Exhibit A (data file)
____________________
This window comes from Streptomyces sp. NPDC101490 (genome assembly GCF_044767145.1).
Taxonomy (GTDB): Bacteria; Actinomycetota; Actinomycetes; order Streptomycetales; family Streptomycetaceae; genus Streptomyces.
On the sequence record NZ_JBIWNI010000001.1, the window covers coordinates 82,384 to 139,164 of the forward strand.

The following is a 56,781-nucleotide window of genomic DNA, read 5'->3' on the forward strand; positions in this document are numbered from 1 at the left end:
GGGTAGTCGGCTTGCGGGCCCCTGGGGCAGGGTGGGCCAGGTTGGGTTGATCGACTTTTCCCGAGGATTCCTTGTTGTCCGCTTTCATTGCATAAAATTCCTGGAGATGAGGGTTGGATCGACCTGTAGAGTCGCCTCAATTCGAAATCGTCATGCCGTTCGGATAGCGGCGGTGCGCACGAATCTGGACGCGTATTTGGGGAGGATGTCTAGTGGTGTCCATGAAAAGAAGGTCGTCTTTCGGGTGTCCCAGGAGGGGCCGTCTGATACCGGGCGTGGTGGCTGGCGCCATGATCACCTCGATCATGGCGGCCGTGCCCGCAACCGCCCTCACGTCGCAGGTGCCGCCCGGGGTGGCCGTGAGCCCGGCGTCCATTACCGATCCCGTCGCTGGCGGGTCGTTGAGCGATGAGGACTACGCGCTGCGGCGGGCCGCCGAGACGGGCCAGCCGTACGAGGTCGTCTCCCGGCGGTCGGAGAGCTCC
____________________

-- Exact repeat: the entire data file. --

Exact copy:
This window comes from Streptomyces sp. NPDC101490 (genome assembly GCF_044767145.1).
Taxonomy (GTDB): Bacteria; Actinomycetota; Actinomycetes; order Streptomycetales; family Streptomycetaceae; genus Streptomyces.
On the sequence record NZ_JBIWNI010000001.1, the window covers coordinates 82,384 to 139,164 of the forward strand.

The following is a 56,781-nucleotide window of genomic DNA, read 5'->3' on the forward strand; positions in this document are numbered from 1 at the left end:
GGGTAGTCGGCTTGCGGGCCCCTGGGGCAGGGTGGGCCAGGTTGGGTTGATCGACTTTTCCCGAGGATTCCTTGTTGTCCGCTTTCATTGCATAAAATTCCTGGAGATGAGGGTTGGATCGACCTGTAGAGTCGCCTCAATTCGAAATCGTCATGCCGTTCGGATAGCGGCGGTGCGCACGAATCTGGACGCGTATTTGGGGAGGATGTCTAGTGGTGTCCATGAAAAGAAGGTCGTCTTTCGGGTGTCCCAGGAGGGGCCGTCTGATACCGGGCGTGGTGGCTGGCGCCATGATCACCTCGATCATGGCGGCCGTGCCCGCAACCGCCCTCACGTCGCAGGTGCCGCCCGGGGTGGCCGTGAGCCCGGCGTCCATTACCGATCCCGTCGCTGGCGGGTCGTTGAGCGATGAGGACTACGCGCTGCGGCGGGCCGCCGAGACGGGCCAGCCGTACGAGGTCGTCTCCCGGCGGTCGGAGAGCTCC